Last of two parts
Part one may be found here:
SAN ANTONIO – Marine Cpl. Eric Morante's face darkens with effort, his mouth compressed in a tight line as he struggles for balance while doing abdominal crunches on a big blue exercise ball.
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12:26 PM CST on Sunday, December 23, 2007
By DAVID McLEMORE / The Dallas Morning News
Eight, nine, 10 ... halfway through the third repetition. Sweat drains down his face, pooling into a dark circle on the front of his T-shirt, covering the Marine insignia. Eleven, 12, 13 ... he wobbles, then straightens to finish out the rep.
It's a challenge with two feet on the ground. And Eric's right leg ends in a smooth stump just above where his knee should be.
He wipes his face with a towel, hops up on one leg into his wheelchair and peels off the foam-and-rubber prosthetic liner covering this stump, pouring out a thin stream of sweat onto the towel.
The legend on his shirt reads, "Pain is weakness leaving the body."
He moves on to the weight machine, attacking it with intensity. "I exhaust myself. Some days, my muscles just shake," he says. "It's my choice."
On April 20, Eric and seven other members of the Marine squad he led were seriously injured when a suicide bomber set off a dump truck filled with 3,000 pounds of explosives under a highway bridge checkpoint at Saqlawiya in Anbar province, roughly 50 miles west of Baghdad.
All survived, though all but two were seriously injured and sent to military hospitals across the country.
On that day, Eric and his squad members entered life among the wounded and became a statistic in a war that has claimed 4,200 lives and resulted in more than 30,000 injured in nearly five years of combat. On that day, Eric began his long journey toward recovery and a new life. A hero on the battlefield, he worked with quiet courage back home to re-establish his identity and sense of purpose, which until now had been inextricably linked to his status as a Marine.
His left cheek was crushed by debris and his front teeth cracked. His left wrist was shattered and is now held together with 10 titanium pins. A thin scar runs along his forearm, leading down to fingers that can only partially curl closed.
On May 26, Eric arrives at the Brooke Army Medical Center in San Antonio on a stretcher to begin his recovery at the new Center for the Intrepid, a four-story drum of a building that houses what the Army proudly calls a $50 million rehabilitation center for wounded warriors.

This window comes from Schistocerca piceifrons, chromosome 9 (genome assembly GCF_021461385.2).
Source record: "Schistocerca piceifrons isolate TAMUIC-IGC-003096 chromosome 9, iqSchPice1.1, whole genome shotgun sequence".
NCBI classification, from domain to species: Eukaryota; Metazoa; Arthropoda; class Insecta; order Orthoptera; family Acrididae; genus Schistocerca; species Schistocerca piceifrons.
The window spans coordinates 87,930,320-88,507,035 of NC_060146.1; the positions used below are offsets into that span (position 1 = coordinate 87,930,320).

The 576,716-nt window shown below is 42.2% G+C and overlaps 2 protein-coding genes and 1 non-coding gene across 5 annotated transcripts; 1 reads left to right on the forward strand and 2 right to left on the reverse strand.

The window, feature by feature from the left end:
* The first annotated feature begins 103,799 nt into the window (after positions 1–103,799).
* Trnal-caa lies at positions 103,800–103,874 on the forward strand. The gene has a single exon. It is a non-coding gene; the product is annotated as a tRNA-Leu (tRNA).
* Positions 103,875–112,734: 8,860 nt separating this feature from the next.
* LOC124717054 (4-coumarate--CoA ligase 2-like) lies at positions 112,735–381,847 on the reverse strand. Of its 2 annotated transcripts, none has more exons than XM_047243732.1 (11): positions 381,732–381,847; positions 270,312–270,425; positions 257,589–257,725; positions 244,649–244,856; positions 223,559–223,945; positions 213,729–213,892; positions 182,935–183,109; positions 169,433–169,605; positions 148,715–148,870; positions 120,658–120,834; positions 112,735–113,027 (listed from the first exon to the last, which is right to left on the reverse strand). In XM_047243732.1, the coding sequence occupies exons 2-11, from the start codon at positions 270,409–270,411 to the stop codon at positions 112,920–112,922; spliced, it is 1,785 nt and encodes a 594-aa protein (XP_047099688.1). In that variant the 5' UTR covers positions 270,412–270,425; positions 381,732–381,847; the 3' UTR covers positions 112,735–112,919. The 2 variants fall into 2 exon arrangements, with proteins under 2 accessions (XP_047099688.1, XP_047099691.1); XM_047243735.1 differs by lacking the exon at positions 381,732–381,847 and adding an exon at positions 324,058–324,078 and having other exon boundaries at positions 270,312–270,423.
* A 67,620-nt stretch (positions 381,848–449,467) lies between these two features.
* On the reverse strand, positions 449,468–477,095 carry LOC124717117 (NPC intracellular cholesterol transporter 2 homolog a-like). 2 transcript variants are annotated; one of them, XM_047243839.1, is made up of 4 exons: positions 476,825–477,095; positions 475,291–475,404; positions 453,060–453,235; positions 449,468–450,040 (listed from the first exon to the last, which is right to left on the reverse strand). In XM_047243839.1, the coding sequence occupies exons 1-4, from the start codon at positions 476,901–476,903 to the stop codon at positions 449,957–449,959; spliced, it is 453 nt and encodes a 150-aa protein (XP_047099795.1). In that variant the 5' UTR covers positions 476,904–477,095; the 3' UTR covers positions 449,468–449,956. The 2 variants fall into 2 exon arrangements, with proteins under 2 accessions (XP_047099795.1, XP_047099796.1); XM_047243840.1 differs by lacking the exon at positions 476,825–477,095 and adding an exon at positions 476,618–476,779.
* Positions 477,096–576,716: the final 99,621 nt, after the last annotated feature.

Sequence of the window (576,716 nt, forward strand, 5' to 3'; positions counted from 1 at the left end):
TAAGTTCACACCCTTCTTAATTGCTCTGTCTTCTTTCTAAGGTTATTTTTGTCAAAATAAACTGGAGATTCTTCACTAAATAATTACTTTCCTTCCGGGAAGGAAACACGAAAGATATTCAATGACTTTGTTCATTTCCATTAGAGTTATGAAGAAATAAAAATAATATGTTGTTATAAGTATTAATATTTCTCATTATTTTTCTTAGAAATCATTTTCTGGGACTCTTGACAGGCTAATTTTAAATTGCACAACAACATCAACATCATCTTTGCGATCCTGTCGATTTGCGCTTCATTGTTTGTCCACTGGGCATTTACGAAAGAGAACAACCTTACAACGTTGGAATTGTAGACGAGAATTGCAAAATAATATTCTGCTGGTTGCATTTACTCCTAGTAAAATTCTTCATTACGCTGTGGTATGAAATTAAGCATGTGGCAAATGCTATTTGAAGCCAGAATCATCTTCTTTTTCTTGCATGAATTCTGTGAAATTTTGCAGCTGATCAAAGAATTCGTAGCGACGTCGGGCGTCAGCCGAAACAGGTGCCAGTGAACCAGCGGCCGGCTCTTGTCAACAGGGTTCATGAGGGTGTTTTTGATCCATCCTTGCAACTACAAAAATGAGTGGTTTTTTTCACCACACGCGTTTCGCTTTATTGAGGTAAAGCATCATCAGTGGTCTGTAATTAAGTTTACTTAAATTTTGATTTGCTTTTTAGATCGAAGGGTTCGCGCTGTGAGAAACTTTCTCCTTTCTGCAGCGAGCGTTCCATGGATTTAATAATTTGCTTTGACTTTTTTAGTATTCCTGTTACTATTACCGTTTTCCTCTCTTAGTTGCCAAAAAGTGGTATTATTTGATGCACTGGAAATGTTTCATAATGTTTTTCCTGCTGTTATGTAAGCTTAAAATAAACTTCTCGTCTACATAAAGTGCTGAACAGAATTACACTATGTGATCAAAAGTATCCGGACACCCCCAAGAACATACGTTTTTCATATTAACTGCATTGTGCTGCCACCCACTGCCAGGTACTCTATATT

It's July 2. Eric works out three times a day at the center – on isometric and weight machines. He undergoes long, grueling sessions of floor exercises that not only retrain muscles in the remainder of his right leg but also strengthen the chest and abdomen to help his body adjust for the missing limb.
It's all preparation for his prosthetic leg.
That's what Eric has been waiting for impatiently. He works with a purpose.
"When I got here, I made a vow to be up on both feet when my guys come home," he says.
It's going to be a tight squeeze. It's early July, and Fox Company, 2/7 Marines is scheduled to return to the Marine base at Twentynine Palms, Calif., at the end of August.
Putting away the crutches
"Eric's at the stage where he's adapting to the new normal," says his center therapist, Fred Jesse. "His only limitations will depend solely on what he thinks he can't do."
Typically, above-the-knee amputees start with a limb that has a mechanical knee moved by a hydraulic system. The patient steps down, pushing a piston that allows the knee joint to move. The patient kicks out, stepping forward.
It's good for a slow, steady pace but gets balky when the pace speeds up.
Sometimes Eric pushes too hard with his new leg.
He limps a little now, having rubbed a sore spot on his thigh. The prosthetic also needs to be adjusted frequently because of shrinking tissue in the residual leg.
"I was focused on getting the leg," Eric said. "I want to get one I can run with. They even have ones for use at the beach and water. I have to keep focused on the next step."
He can still feel sensation in his missing leg, a phenomenon called phantom pain, resulting from messages that damaged nerves in the thigh send to the brain.
"At first, I felt the sensation down the whole leg, like I still had it. It was just THERE," Eric says. "Now, it's like my foot is where my knee used to be."
In mid-July, Eric gets his permanent leg – all black plastic and metals polished to a high shine.
Three weeks later, he can stand and walk straight and true. After only a few days, he puts away the crutches.
"That first day, I saw myself in the mirror and I was up. It was great," he recalls. "It's been a long time, and I felt like I was back. I wanted this so badly."
He maneuvers up a small set of stairs at the center to a platform and walks – without holding on to the parallel bars. The smile doesn't leave his face. It means he no longer has to rely on his wheelchair to get around.
"I really don't like that thing," he says. People stare.
"It really pisses off Gabby, my sister," he says. "She'll ask them what they're staring at. People always want to help push. I don't let anyone push me."
Gabriela "Gabby" Villalobos, 18, is spending the summer with her brother in San Antonio before returning to Houston for her senior year at Spring Woods High School.
Gabby doesn't take her eyes off her brother as he walks slowly across the Brooke lunchroom.
"He just wants to get better. He wants to walk out of here," she says. "We're here to give him what he needs. And get him away from the hospital. He really gets bored."
That evening, Eric walks from the center toward the Soldier & Family Assistance Center, where the family has a room at the guesthouse. He's pushing Gabby, who sits in the wheelchair, grinning.
Trying to keep in touch
Eric has made some friends among the other soldiers and Marines at Brooke Army Medical Center. But these are not his Marines. And he's not in charge.
"I wish we could go through rehab together. I could lead by example," he says. "Here, I don't have anyone to be responsible for. That's what I've done for four years, and it's just hard, you know."
Parents ask him to talk to their kids, and he goes through the motions, "joking and smiling." But his heart's not in it.
"I can't go see my guys, make sure they're OK," he says. "It's just a matter of coming in every day, doing the same thing over and over. It bores you after a while."